2002 renaming of Turkmen months and days of week

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Turkmen students, wearing traditional embroidered caps, speak on November 17, 2010 during the opening of the annual oil and gas conference, bringing together Western energy executives and the Turkmen leadership, in the Turkmen capital Ashgabat. The Central Asian nation of Turkmenistan, which sits atop the world’s fourth-biggest natural gas reserves, is looking to diversify energy supplies and is pushing to revive plans to build a pipeline to deliver gas from Turkmenistan through Afghanistan to Pakistan and India. AFP PHOTO / VYACHESLAV OSELEDKO (Photo credit should read VYACHESLAV OSELEDKO/AFP/Getty Images)


On August 10, 2002, the government of Turkmenistan adopted a law to rename all the months and most of the days of week. The names were chosen according to Turkmen national symbols, as described in the Ruhnama, a book written by Saparmurat Niyazov, Turkmenistan’s first and only President for Life. According to Arto Halonen’s documentary film The Shadow of the Holy Book, Turkish businessman Ahmet Çalık came up with the idea to rename the months, as he was trying to befriend Niyazov in order to expand his business in the country.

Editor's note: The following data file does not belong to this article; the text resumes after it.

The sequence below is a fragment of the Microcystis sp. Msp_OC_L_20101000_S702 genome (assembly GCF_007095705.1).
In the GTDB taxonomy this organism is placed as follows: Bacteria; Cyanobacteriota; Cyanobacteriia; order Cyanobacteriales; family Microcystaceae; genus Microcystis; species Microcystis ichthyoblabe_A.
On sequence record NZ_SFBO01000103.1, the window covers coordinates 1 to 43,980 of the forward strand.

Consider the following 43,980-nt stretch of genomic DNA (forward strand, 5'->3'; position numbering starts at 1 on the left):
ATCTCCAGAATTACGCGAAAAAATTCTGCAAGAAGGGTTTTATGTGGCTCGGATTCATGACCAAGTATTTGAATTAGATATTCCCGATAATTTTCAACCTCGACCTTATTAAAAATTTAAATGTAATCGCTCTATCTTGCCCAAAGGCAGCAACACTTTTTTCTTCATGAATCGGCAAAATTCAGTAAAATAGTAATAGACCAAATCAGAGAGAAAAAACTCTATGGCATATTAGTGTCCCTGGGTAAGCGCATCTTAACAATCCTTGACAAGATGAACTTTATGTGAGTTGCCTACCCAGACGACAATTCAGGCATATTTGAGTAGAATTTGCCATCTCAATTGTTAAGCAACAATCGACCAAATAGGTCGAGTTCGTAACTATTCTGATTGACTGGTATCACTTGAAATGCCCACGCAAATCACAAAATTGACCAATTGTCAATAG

After the law was passed the new names were used in all Turkmen state-owned media. Publications in languages other than Turkmen often use the new names too, especially those that were targeted at Russian-speaking citizens of Turkmenistan, with the old name sometimes written in brackets. The old month names were still used in popular speech, however.[1]

Four years after the change, Niyazov died in 2006. On April 23, 2008 it was reported that the cabinet of ministers of Turkmenistan discussed restoring the old names of the months and days of week.[2] The old names were finally restored in July 2008.[1]

The original month names were taken from the Russian language.

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